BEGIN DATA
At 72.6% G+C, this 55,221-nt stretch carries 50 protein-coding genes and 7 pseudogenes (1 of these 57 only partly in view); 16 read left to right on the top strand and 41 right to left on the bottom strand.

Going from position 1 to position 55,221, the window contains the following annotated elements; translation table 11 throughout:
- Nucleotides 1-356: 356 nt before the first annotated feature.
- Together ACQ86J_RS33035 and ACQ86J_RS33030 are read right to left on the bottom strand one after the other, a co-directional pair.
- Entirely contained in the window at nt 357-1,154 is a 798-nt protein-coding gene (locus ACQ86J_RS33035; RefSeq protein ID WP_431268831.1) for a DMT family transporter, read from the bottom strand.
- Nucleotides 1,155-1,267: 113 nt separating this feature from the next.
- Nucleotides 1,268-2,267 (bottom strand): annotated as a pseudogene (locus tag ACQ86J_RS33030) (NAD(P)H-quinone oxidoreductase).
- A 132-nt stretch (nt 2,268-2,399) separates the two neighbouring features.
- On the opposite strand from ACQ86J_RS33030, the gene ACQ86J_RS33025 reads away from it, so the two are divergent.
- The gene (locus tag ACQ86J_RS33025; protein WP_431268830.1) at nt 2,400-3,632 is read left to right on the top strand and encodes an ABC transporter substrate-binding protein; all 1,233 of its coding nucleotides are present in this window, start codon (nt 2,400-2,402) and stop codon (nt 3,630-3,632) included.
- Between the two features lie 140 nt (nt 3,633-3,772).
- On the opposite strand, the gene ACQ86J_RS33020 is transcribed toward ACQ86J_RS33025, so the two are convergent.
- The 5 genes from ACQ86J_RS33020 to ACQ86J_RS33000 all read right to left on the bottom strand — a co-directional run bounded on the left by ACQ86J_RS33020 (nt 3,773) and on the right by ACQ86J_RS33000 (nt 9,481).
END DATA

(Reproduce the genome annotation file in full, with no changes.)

At 72.6% G+C, this 55,221-nt stretch carries 50 protein-coding genes and 7 pseudogenes (1 of these 57 only partly in view); 16 read left to right on the top strand and 41 right to left on the bottom strand.

Going from position 1 to position 55,221, the window contains the following annotated elements; translation table 11 throughout:
- Nucleotides 1-356: 356 nt before the first annotated feature.
- Together ACQ86J_RS33035 and ACQ86J_RS33030 are read right to left on the bottom strand one after the other, a co-directional pair.
- Entirely contained in the window at nt 357-1,154 is a 798-nt protein-coding gene (locus ACQ86J_RS33035; RefSeq protein ID WP_431268831.1) for a DMT family transporter, read from the bottom strand.
- Nucleotides 1,155-1,267: 113 nt separating this feature from the next.
- Nucleotides 1,268-2,267 (bottom strand): annotated as a pseudogene (locus tag ACQ86J_RS33030) (NAD(P)H-quinone oxidoreductase).
- A 132-nt stretch (nt 2,268-2,399) separates the two neighbouring features.
- On the opposite strand from ACQ86J_RS33030, the gene ACQ86J_RS33025 reads away from it, so the two are divergent.
- The gene (locus tag ACQ86J_RS33025; protein WP_431268830.1) at nt 2,400-3,632 is read left to right on the top strand and encodes an ABC transporter substrate-binding protein; all 1,233 of its coding nucleotides are present in this window, start codon (nt 2,400-2,402) and stop codon (nt 3,630-3,632) included.
- Between the two features lie 140 nt (nt 3,633-3,772).
- On the opposite strand, the gene ACQ86J_RS33020 is transcribed toward ACQ86J_RS33025, so the two are convergent.
- The 5 genes from ACQ86J_RS33020 to ACQ86J_RS33000 all read right to left on the bottom strand — a co-directional run bounded on the left by ACQ86J_RS33020 (nt 3,773) and on the right by ACQ86J_RS33000 (nt 9,481).